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UKCBC-HOLBORN COLLEGE

Health and Safety

in the
Health and Social Care

Mentor: Solomon Afework


Student: Florinela Penteleiciuc
Student number:17000495
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Content

Introduction

1.1Review systems, policies and procedures for communicating


information on health and social care workplace in accordance
with legislative requirements.
1.2 Assess the responsibilities in a specific health and social
care work place for the management of health and safety in
relation to organizational structure.

1.3 Analyze health and safety priorities appropriate for a


specific health and social care work place

2.1 Analyze how information from risk assessments informs


care planning for individuals and organizational decision
making about policies and procedures.

2.2 Analyze the impact of one aspect of health and safety policy
on health and social care practice and its customers.

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2.3. Discuss how dilemmas encountered in relation to
implementing systems and policies for health, safety and
security may be addressed.

2.4 Analyze the effects of non-compliance with health and


safety legislation in a health and social care work place.

3.1 Explain how health and safety policies and practices are
monitored and reviewed.

3.2 Analyze the effectiveness of health and safety policies and


practices in the workplace in promoting a positive health and
safety culture.

3.3 Evaluate own contribution to placing the health and safety


needs of individuals at the Centre of practice

Conclusion

References

Introduction

……

1.1Review systems, policies and procedures for


communicating information on health and social
care workplace in accordance with legislative
requirements.

An employer has the duty to ensure health and safety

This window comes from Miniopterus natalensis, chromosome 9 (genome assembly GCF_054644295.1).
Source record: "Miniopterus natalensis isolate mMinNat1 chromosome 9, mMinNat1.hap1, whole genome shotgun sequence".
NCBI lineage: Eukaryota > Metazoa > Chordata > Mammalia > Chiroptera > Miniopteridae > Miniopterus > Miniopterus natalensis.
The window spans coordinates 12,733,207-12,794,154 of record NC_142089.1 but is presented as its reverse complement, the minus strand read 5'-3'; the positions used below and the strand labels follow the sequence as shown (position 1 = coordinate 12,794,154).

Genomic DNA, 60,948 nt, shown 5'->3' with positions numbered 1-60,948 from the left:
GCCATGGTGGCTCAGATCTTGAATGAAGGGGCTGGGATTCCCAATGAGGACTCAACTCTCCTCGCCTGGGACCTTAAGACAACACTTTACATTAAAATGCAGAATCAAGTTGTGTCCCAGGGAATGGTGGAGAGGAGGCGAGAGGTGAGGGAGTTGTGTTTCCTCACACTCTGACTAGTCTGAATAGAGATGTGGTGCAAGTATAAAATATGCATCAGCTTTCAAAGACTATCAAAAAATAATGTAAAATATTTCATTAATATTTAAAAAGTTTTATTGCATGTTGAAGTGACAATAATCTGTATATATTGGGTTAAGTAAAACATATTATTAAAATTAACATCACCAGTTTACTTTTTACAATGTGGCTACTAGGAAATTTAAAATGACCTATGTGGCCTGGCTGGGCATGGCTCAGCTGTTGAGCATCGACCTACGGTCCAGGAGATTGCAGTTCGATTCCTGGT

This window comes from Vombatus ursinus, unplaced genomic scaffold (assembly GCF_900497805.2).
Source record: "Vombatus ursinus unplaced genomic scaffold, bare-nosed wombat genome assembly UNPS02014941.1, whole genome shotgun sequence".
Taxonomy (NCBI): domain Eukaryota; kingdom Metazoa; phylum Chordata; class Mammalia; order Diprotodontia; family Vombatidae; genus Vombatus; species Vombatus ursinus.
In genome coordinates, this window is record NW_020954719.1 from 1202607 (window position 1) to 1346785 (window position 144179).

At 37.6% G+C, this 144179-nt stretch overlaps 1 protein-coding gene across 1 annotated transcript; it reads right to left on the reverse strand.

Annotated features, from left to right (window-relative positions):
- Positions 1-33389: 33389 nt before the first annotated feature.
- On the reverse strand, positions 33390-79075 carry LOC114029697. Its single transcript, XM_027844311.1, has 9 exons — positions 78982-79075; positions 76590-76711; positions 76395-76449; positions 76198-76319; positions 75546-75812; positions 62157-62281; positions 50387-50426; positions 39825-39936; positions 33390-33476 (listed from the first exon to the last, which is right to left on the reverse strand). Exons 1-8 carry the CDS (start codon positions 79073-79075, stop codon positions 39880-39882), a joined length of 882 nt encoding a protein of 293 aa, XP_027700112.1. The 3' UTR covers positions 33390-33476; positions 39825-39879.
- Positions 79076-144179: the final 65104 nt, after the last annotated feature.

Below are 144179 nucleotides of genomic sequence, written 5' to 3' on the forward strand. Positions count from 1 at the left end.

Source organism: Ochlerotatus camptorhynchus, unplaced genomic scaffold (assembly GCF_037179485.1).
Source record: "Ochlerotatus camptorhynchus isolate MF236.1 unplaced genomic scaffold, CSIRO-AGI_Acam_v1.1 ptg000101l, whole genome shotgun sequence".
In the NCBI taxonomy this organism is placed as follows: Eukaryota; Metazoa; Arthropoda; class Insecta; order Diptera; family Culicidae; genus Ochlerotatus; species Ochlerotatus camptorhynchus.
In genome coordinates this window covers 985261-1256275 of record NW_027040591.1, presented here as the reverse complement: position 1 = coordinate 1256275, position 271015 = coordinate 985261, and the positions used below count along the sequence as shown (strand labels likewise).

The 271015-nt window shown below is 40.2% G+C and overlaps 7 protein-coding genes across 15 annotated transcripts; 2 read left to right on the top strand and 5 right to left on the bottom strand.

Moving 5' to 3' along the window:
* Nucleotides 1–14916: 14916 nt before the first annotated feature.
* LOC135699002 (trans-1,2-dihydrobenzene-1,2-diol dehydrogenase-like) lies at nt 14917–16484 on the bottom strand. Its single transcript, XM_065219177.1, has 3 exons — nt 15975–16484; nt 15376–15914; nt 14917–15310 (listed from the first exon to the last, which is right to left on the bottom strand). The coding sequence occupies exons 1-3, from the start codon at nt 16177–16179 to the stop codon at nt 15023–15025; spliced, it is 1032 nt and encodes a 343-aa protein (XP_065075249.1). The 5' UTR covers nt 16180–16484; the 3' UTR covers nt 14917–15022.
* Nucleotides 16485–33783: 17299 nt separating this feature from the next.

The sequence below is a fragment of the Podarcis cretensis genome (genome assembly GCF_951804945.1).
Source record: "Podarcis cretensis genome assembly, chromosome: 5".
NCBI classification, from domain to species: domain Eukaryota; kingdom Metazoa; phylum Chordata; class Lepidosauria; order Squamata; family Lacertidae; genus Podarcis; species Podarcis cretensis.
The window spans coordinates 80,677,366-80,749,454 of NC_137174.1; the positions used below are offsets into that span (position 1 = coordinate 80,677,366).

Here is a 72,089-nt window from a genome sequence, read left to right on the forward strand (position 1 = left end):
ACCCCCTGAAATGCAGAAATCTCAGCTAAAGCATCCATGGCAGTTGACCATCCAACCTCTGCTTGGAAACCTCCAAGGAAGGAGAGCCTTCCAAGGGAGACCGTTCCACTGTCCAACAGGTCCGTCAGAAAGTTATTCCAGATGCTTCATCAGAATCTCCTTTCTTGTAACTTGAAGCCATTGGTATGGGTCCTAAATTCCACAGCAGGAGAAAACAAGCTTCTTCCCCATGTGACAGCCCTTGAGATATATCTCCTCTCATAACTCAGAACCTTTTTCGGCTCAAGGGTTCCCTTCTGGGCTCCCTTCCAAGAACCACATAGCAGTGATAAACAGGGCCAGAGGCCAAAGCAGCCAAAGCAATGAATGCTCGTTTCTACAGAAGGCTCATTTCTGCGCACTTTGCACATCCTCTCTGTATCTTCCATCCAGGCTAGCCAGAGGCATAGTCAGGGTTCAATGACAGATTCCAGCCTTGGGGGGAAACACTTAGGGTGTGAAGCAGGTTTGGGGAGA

from any point of view of an employee to work. Even if the
employer hires external staff to work, that does not relieve the
employer of their responsibilities and duties. To ensure the
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safety of all employees, employers are obliged to take the
necessary measures to:

a) ensure the health and safety of the employees,

b) prevent the professional risks,

c) instruct the employees regarding the professional risk,

d) providing the necessary measures of health and safety,


considering the changing conditions.

It is also the responsibility of the employer to make a


risk assessment to try to reduce it, to choose the right work
equipment, working methods and capable employees. It is the
employee's right to be informed about occupational hazards.
Many health and safety issues can occur at work due to poor
communication.

For effective communication in the field of health and


safety at work, the following methods are used:

verbal communication

Verbal communication is used in everyday life, but also in


interpersonal relationships within an organization. Verbal
communication should be treated as an integral part of each
person's responsibility towards each other. In voice
communications, voice tones, and language used, can
influence verbal communication and may lead to
misinterpretations and inappropriate actions.

written communication

Written communication is also important and can be


done either by writing a note through posters or emails. A good
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example is the ad panel, through which we transmit relevant
information both to the staff of the organization and to service